4

I have a bash script that takes as input three arrays with equal length: METHODS, INFILES and OUTFILES.

This script will let METHODS[i] solves problem INFILES[i] and saves the result to OUTFILES[i], for all indices i (0 <= i <= length-1).

Each element in METHODSis a string of the form:

$HOME/program/solver -a <method>

where solver is a program that can be called as follows:

$HOME/program/solver -a <method> -m <input file> -o <output file> --timeout <timeout in seconds>

The script solves all the problems in parallel and set the runtime limit for each instance to 1 hour (some methods can solve some problems very quickly though), as follows:

#!/bin/bash
source METHODS
source INFILES
source OUTFILES

start=`date +%s`

## Solve in PARALLEL
for index in ${!OUTFILES[*]}; do 
    (alg=${METHODS[$index]}
    infile=${INFILES[$index]}
    outfile=${OUTFILES[$index]}

    ${!alg}  -m $infile -o $outfile --timeout 3600) &
done
wait


end=`date +%s`

runtime=$((end-start))
echo "Total runtime = $runtime (s)"
echo "Total number of processes = ${#OUTFILES[@]}"

In the above I have length = 619. I submitted this bash to a cluster with 70 available processors, which should take at maximum 9 hours to finish all the tasks. This is not the case in reality, however. When using the top command to investigate, I found that only two or three processes are running (state = R) while all the others are sleeping (state = D).

What am I doing wrong please?

Furthermore, I have learnt that GNU parallel would be much better for running parallel jobs. How can I use it for the above task?

Thank you very much for your help!

Update: My first try with GNU parallel:

The idea is to write all the commands to a file and then use GNU parallel to execute them:

#!/bin/bash
source METHODS
source INFILES
source OUTFILES

start=`date +%s`    

## Write to file
firstline=true
for index in ${!OUTFILES[*]}; do 
    (alg=${METHODS[$index]}
    infile=${INFILES[$index]}
    outfile=${OUTFILES[$index]}
    if [ "$firstline" = true ] ; then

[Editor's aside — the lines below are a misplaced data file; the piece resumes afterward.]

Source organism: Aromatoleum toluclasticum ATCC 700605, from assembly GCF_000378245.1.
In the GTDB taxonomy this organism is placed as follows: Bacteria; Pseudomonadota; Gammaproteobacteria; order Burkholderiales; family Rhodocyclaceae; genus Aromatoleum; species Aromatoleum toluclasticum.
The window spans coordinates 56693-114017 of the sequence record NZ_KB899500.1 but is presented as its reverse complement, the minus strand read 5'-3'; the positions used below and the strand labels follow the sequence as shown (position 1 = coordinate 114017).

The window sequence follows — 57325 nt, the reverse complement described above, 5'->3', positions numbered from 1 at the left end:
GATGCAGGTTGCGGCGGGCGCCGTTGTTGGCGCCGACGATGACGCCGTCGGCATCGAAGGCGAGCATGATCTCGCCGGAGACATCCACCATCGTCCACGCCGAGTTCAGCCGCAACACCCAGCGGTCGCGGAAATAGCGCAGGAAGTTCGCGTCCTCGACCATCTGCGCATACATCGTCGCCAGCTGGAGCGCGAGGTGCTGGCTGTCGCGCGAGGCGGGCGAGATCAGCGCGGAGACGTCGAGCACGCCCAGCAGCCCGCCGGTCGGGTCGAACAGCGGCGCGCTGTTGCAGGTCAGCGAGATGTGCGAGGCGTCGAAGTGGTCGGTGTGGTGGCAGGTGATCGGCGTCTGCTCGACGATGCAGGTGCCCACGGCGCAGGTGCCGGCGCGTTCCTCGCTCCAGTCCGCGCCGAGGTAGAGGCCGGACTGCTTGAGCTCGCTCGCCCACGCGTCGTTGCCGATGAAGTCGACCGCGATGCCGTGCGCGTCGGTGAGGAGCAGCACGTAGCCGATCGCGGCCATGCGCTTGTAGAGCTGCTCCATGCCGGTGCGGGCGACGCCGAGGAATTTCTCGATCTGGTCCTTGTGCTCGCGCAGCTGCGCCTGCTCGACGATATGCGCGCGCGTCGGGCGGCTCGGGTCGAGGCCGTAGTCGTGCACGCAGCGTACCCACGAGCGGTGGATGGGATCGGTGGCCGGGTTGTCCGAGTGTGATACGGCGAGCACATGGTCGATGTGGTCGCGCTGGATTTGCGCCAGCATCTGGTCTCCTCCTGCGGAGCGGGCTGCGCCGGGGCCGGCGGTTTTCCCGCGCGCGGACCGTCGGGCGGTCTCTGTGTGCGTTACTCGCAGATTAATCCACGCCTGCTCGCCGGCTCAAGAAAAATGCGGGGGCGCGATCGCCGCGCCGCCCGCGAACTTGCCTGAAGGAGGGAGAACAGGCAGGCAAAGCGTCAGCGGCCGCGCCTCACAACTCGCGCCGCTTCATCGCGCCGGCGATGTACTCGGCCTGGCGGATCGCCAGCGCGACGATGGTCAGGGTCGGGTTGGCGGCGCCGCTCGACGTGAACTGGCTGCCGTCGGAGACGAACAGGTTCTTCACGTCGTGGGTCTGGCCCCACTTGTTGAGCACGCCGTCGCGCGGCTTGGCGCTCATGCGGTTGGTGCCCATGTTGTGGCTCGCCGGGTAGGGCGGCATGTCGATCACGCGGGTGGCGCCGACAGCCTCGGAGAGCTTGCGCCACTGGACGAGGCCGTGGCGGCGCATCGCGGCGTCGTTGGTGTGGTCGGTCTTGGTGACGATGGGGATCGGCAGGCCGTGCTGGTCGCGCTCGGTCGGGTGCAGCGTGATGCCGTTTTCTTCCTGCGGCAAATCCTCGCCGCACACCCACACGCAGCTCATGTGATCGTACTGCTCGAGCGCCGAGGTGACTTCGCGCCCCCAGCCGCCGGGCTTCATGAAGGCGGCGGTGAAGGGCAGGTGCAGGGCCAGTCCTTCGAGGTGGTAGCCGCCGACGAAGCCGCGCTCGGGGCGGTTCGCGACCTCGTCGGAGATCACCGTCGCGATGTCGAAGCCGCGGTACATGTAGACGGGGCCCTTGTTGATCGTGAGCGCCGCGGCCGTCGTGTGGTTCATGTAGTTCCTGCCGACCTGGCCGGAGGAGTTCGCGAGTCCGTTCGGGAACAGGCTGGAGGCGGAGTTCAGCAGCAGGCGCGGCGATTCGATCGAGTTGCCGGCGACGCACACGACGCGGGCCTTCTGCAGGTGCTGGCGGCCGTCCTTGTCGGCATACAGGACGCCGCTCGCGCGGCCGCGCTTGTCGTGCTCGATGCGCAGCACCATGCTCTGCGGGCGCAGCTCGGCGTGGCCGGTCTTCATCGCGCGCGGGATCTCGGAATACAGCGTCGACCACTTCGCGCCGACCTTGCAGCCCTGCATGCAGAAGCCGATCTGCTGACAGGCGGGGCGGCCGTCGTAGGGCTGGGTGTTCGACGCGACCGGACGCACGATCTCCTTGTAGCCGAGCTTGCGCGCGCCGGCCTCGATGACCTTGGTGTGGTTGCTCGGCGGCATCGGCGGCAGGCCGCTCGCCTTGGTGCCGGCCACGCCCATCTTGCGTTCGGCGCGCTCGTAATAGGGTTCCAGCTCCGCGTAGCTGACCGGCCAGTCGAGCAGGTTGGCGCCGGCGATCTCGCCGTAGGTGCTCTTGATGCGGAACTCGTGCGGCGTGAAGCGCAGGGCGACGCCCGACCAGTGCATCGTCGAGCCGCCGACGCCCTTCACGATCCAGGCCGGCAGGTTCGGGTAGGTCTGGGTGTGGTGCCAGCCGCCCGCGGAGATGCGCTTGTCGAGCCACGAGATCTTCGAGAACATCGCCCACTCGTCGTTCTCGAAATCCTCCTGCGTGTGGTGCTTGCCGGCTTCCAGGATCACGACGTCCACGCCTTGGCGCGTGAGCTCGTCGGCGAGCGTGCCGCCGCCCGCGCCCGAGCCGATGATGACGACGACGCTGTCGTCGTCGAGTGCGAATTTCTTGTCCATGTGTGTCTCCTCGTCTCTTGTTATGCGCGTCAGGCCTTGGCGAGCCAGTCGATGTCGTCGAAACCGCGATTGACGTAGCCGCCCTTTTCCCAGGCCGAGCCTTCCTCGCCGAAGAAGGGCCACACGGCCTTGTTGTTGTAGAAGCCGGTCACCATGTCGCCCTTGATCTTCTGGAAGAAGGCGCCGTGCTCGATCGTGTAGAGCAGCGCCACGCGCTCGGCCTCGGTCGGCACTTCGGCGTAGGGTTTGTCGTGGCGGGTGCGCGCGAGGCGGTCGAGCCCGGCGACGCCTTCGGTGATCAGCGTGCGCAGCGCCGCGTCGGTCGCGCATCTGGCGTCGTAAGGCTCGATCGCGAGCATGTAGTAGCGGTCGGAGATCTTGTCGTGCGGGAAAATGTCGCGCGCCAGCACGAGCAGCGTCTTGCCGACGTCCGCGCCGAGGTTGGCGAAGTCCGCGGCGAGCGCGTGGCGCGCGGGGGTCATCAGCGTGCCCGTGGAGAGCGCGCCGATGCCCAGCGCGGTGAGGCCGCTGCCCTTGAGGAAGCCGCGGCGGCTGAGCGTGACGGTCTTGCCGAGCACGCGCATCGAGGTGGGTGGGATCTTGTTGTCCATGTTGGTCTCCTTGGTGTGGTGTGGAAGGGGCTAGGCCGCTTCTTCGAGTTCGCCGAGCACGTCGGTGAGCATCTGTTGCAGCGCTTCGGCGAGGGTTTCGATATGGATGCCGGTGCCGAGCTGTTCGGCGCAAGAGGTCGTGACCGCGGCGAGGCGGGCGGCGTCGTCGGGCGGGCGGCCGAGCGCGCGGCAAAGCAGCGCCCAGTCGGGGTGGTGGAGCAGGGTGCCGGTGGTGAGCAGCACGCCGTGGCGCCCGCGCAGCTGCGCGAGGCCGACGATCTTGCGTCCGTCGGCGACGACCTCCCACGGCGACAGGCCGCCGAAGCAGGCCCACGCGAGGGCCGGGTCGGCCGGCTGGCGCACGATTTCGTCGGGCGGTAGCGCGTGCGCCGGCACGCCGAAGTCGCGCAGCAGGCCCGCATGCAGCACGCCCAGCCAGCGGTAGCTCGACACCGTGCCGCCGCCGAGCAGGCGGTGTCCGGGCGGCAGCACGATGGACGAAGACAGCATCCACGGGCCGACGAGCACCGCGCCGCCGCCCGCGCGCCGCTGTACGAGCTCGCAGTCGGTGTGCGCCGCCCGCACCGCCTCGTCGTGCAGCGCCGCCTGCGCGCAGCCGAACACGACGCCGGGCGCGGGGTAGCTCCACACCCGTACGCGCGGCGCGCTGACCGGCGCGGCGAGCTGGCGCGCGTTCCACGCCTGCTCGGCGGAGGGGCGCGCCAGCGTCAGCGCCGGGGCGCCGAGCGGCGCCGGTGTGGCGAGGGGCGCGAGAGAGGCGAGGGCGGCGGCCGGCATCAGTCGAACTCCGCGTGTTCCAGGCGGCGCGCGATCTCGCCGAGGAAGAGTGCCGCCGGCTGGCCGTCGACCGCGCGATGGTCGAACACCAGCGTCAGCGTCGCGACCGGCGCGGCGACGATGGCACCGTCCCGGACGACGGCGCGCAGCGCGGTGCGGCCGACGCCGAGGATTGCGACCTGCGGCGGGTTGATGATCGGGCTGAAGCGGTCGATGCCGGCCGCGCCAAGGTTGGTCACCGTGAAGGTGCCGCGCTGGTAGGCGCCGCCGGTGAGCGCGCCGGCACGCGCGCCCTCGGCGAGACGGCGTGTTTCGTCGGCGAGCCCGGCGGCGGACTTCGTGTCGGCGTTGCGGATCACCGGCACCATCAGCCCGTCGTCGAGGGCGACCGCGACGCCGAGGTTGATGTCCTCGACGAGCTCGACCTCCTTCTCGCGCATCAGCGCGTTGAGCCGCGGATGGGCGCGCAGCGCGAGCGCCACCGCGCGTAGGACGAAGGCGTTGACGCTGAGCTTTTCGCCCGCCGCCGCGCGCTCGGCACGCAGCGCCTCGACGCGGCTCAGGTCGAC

echo "${!alg}  -m $infile -o $outfile --timeout 3600" > commands.txt
        firstline=false
    else
        echo "${!alg}  -m $infile -o $outfile --timeout 3600" >> commands.txt
    fi
done

## Solve in PARALLEL
time parallel :::: commands.txt

end=`date +%s`

runtime=$((end-start))
echo "Total runtime = $runtime (s)"
echo "Total number of processes = ${#OUTFILES[@]}"

What do you think?

Update 2: I'm using GNU parallel and having the same problem. Here's the output of top:

top - 02:05:25 up 178 days,  8:16,  2 users,  load average: 62.59, 59.90, 53.29
Tasks: 596 total,   7 running, 589 sleeping,   0 stopped,   0 zombie
Cpu(s): 12.9%us,  0.9%sy,  0.0%ni, 63.3%id, 22.9%wa,  0.0%hi,  0.1%si,  0.0%st
Mem:  264139632k total, 260564864k used,  3574768k free,     4564k buffers
Swap: 268420092k total, 80593460k used, 187826632k free,    53392k cached

  PID USER     PR  NI  VIRT  RES  SHR S %CPU %MEM   TIME+   COMMAND
28542 khue     20   0 7012m 5.6g 1816 R  100  2.2  12:50.22 opengm_min_sum
28553 khue     20   0 11.6g  11g 1668 R  100  4.4  17:37.37 opengm_min_sum
28544 khue     20   0 13.6g 8.6g 2004 R  100  3.4  12:41.67 opengm_min_sum
28549 khue     20   0 13.6g 8.7g 2000 R  100  3.5   2:54.36 opengm_min_sum
28551 khue     20   0 11.6g  11g 1668 R  100  4.4  19:48.36 opengm_min_sum
28528 khue     20   0 6934m 4.9g 1732 R   29  1.9   1:01.13 opengm_min_sum
28563 khue     20   0 7722m 6.7g 1680 D    2  2.7   0:56.74 opengm_min_sum
28566 khue     20   0 8764m 7.9g 1680 D    2  3.1   1:00.13 opengm_min_sum
28530 khue     20   0 5686m 4.8g 1732 D    1  1.9   0:56.23 opengm_min_sum
28534 khue     20   0 5776m 4.6g 1744 D    1  1.8   0:53.46 opengm_min_sum
28539 khue     20   0 6742m 5.0g 1732 D    1  2.0   0:58.95 opengm_min_sum
28548 khue     20   0 5776m 4.7g 1744 D    1  1.9   0:55.67 opengm_min_sum
28559 khue     20   0 8258m 7.1g 1680 D    1  2.8   0:57.90 opengm_min_sum
28564 khue     20   0 10.6g  10g 1680 D    1  4.0   1:08.75 opengm_min_sum
28529 khue     20   0 5686m 4.4g 1732 D    1  1.7   1:05.55 opengm_min_sum
28531 khue     20   0 4338m 3.6g 1724 D    1  1.4   0:57.72 opengm_min_sum
28533 khue     20   0 6064m 5.2g 1744 D    1  2.1   1:05.19 opengm_min_sum

(opengm_min_sum is the solver above)

I guess that some processes consume so much resource that the others do not have anything left and enter the D state?

  • Processes in D state are typically waiting for I/O ('disk'). It may be that your cluster is lacking in I/O bandwidth. – icarus Feb 8 '17 at 0:44